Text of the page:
noncompliance. No wrongful intent need be shown." Patterson v. C.I.T. Corp., 352 F.2d 333, 336 (10th Cir.1965) (quoting United States v. 3963 Bottles, 265 F.2d 332, 337 (7th Cir.), cert. denied, 360 U.S. 931, 79 S.Ct. 1448, 3 L.Ed.2d 1544 (1959)). The courts that have concluded that the failure to comply with a discovery order was not willful have emphasized the inability of the party to comply with the...

To continue reading

Request your trial
145 practice notes
  • 104 B.R. 626 (S.D.N.Y. 1989), 88 Civ. 6456, In re Chateaugay Corp.
    • United States
    • Federal Cases United States District Courts 2nd Circuit Southern District of New York
    • September 6, 1989
    ...Cir.1989). The Tenth Circuit has found the filing of class proofs of claim to be unauthorized under the Code, In re Standard Metals Corp., 817 F.2d 625, 630 (10th Cir.1987), vacated and reversed in part on other grounds sub. nom., Sheftelman v. Standard Metals Corp., 839 F.2d 1383 (10th Cir......
  • 167 F.R.D. 90 (D.Colo. 1996), Civ. A. 92-S-0136, Gates Rubber Co. v. Bando Chemical Industries, Ltd.
    • United States
    • Federal Cases United States District Courts 10th Circuit District of Colorado
    • May 1, 1996
    ...any intentional failure as distinguished from involuntary noncompliance. No wrongful intent need be shown.’ " In re Standard Metals, 817 F.2d 625, 628-29 (10th Cir.1987) (quoting Patterson v. C.I.T. Corp., 352 F.2d 333, 336 (10th Cir.1965)). Where no willfulness, bad faith or fault is ......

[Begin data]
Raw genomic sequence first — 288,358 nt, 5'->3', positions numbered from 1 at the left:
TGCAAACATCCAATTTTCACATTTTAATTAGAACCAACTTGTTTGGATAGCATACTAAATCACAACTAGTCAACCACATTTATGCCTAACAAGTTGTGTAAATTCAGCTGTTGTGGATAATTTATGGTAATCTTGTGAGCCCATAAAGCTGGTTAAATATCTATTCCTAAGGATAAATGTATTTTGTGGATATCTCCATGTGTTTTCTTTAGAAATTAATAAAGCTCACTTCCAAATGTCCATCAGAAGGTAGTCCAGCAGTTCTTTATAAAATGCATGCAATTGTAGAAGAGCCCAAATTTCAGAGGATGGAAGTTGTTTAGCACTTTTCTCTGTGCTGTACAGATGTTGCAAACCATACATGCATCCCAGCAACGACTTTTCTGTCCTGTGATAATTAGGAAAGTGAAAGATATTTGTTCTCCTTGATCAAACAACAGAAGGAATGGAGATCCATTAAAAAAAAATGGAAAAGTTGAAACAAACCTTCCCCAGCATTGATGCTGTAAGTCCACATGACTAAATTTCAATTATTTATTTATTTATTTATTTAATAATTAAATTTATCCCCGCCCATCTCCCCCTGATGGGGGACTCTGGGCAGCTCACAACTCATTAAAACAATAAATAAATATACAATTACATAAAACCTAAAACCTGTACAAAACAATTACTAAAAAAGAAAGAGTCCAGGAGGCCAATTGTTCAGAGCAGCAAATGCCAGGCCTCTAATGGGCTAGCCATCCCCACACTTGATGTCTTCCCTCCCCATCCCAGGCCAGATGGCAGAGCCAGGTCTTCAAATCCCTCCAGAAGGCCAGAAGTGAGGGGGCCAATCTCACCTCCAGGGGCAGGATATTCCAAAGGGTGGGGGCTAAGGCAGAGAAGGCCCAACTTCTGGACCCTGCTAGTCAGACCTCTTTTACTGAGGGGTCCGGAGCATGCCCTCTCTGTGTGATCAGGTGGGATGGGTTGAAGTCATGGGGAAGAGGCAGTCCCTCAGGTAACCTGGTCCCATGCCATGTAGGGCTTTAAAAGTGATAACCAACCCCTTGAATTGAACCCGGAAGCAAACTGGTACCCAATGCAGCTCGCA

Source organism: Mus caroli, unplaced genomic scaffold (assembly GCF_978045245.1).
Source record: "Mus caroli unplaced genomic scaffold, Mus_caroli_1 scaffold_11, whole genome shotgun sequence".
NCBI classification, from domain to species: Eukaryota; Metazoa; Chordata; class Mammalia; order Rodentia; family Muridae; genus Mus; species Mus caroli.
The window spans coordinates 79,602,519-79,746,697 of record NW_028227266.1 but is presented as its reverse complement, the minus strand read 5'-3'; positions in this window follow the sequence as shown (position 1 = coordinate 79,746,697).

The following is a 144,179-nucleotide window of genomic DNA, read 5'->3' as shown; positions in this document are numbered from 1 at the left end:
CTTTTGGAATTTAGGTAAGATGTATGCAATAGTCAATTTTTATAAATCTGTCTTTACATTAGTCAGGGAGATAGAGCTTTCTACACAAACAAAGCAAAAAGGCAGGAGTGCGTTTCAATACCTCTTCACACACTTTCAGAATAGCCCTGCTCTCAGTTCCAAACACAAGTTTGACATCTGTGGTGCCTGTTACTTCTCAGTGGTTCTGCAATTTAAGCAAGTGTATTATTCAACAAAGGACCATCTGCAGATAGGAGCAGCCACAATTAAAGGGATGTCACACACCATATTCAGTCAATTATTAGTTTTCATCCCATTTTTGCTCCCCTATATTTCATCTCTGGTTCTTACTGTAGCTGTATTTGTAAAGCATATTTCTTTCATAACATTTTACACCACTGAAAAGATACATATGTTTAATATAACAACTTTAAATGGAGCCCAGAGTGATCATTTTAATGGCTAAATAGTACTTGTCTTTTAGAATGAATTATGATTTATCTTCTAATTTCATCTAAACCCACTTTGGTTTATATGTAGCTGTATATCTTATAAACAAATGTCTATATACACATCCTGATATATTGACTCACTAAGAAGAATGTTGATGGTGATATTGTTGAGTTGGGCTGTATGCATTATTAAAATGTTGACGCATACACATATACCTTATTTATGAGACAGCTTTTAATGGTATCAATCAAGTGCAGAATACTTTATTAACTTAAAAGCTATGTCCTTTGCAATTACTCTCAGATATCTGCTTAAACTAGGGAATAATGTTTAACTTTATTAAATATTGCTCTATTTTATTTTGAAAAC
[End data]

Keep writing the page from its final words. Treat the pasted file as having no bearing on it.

• 64 F.Supp.2d 1084 (D.Kan. 1999), Civ. A. 98-2236, Quinn v. City of Kansas City, Kansas
    • United States
    • Federal Cases United States District Courts 10th Circuit District of Kansas
    • August 19, 1999
    ...context, willful failure is "intentional failure as distinguished from involuntary noncompliance." In re Standard Metals Corp., 817 F.2d 625, 628-29 (10th Cir. 1987). Before entering default judgment as a discovery sanction, the Court must consider the following (1) the degree of ......
  • 81 B.R. 820 (Bkrtcy.S.D.N.Y. 1988), 87 B 20142 to 87 B 20144 , In re Texaco Inc.
    • United States
    • Federal Cases United States Bankruptcy Courts Second Circuit
    • January 25, 1988
    ...class certification concentrates on the Bankruptcy Code's prohibition from filing class proofs of claim. See In re Standard Metals Corp., 817 F.2d 625 (10th Cir.1987); In re Electronic Theatre Restaurants Corp., 57 B.R. 147 (Bankr.N.D.Ohio 1986); In re Johns-Manville Corp., 53 B.R. 346 (Ban......